When CNN fired primetime star Chris Cuomo on Saturday, the network cited new information casting fresh and harsh light on his efforts to aid his brother, former New York Gov. Andrew Cuomo, in combating sexual harassment allegations.
Yet CNN also acted a day after a prominent Washington, D.C., workplace attorney arranged to share materials supporting accusations by a former colleague of Cuomo at ABC News that he had sexually harassed her there.
"My client came forward at this time because she felt in sharing her story and related documentation, she could help protect other women," Debra Katz said in a statement on Sunday. She added that the woman wished to remain anonymous.
Details of the woman's accusation could not be further determined. Katz said her client was motivated by outrage over what she said was the hypocrisy of Cuomo's assertion to viewers of his "profound" concern for the targets of sexual harassment.
Matt Dornic, head of communications for CNN, said that outside attorneys last week determined Cuomo had committed fireable offenses related to his brother's scandal, violating the terms of his contract. "When the new allegations came to us this week, we took them seriously, and saw no reason to delay taking immediate action," he said in a statement.
Shortly after his firing, Cuomo tweeted a statement saying his termination was "disappointing."
"This is not how I want my time at CNN to end but I have already told you why and how I helped my brother," he said.
Cuomo didn't address the sexual misconduct allegation against him by Katz's client, but his spokesperson Steven Goldberg denied it in a statement to The New York Times. "These apparently anonymous allegations are not true," Goldberg said, calling Cuomo's termination "unwarranted."
In September, Chris Cuomo's former executive producer at ABC News wrote that Cuomo sexually harassed her by grabbing her buttocks at a going away party in 2005, saying "I can do this now that you're no longer my boss." Shelley Ross quoted from his subsequent email, noting that that he apologized to her husband before apologizing to her.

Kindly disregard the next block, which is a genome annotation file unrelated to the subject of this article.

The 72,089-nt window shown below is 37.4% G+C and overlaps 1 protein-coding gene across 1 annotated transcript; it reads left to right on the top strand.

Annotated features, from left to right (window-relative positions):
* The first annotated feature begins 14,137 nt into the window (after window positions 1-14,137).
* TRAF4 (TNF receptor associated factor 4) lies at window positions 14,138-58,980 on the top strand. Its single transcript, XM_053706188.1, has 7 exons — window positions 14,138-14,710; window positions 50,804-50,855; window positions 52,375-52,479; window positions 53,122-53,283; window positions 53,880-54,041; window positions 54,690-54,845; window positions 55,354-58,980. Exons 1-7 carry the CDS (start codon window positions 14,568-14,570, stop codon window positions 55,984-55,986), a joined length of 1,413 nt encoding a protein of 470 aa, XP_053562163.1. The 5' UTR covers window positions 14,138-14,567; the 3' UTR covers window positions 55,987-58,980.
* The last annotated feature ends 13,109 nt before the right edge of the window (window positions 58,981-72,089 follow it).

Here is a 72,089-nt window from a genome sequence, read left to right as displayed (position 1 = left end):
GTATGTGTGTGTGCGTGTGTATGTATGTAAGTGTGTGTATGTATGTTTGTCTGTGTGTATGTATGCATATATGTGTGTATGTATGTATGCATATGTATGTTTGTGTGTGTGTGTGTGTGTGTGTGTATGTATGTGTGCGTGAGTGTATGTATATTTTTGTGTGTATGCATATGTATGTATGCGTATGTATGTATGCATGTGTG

Cuomo joined CNN after a long stretch at ABC News. The end of his tenure at CNN happened slowly and then all at once.
The question of Chris Cuomo's actions had been percolating for months, ever since accusations against the then-governor first gained traction. Andrew Cuomo resigned in August after New York Attorney General Letitia James concluded that he had sexually harassed 11 women.
On Tuesday, CNN suspended Chris Cuomo following the release by James' office of copious documents and transcripts from her investigation into accusations against the former governor. The documents released Monday included Chris Cuomo's email and text exchanges about the scandal enveloping Andrew Cuomo as well as his hours-long deposition in which the news anchor answered questions about his own activities.
The trove of records showed that Chris Cuomo played a larger role than he had previously admitted to the public or the network in helping his brother counter mounting claims of sexual wrongdoing.
The younger Cuomo brother helped craft the official response to allegations against his brother, arguing that it should be framed in terms of a "cancel culture" dominating the liberal wing of his brother's Democratic party. Cuomo also said he had identified one of the women accusing the governor of sexual harassment and attempted to find out what would be in a forthcoming article about then-Gov. Cuomo by the investigative journalist Ronan Farrow.